Let’s start with this season’s poorly-timed crosses. Despite the high passing accuracy, the team’s ability to connect in the box is still inconsistent. In a majority of the matches this season, crosses are lobbed without looking as their targets are struggling to get into position. A fast rate of play will bring misses, but when this happens RBNY falls into the same counter-press trap they’ve always been weak against. All San Jose had to do was delay Bradley Wright-Phillips and – badda-boom – they have a goal kick to their attacking half and get into a dangerous position.
And let’s not forget the backline. In the post-match presser, Jesse Marsch said there was always a three-man backline, but no one would blame you for thinking differently. At times, they looked like a five-man defense with Connor Lade and homegrown promised child Tyler Adams as wide wing backs. Aaron Long, Damien Perrinelle, and Sal Zizzo, as center backs, were a mixed bag. Zizzo did the incredible by having the most touches of the three, the best passing accuracy, and not conceding any fouls. Whereas Perrinelle, the weakest of the three, had trouble marking players and received a lot of Luis Robles‘ angry shouts.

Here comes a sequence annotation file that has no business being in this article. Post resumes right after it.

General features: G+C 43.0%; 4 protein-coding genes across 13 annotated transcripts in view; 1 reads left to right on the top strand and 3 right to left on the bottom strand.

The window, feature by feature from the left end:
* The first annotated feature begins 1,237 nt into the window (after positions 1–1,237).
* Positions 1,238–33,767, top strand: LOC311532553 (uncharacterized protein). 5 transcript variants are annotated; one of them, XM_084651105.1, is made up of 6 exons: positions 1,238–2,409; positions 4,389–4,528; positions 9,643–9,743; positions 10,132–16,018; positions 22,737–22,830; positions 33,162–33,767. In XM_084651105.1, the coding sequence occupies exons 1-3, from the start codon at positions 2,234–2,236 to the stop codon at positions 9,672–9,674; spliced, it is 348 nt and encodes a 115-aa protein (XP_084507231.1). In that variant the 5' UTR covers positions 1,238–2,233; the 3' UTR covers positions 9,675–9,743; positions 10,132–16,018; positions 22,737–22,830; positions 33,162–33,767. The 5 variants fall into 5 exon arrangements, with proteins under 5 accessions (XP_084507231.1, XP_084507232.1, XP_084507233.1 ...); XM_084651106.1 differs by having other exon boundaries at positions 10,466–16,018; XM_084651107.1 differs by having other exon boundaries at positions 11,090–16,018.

As luck would have it, Panama was defeated by Costa Rica the same night. Cross your fingers Michael Murillo will be up for playing on Saturday in Minnesota. He’ll get a start and RBNY will have a stronger back four. Unfortunately, they’ll have to wait a little bit longer for Kemar Lawrence, who’ll be playing Mexico on Sunday in the semi-finals of the Gold Cup.
There are some who are starting to get on the hunky-dory bandwagon. I’m not ready to ride that, yet. RBNY just hasn’t been consistent for enough time. When I watch RBNY play something seems off. It may be morale, in which case a game like the one against San Jose is a lift. We’ll just have to keep watching to see if they can bring more consistence to their persistence.
— Sports Writer (@kerissaward) July 20, 2017
Featured image courtesy: @NewYorkRedBulls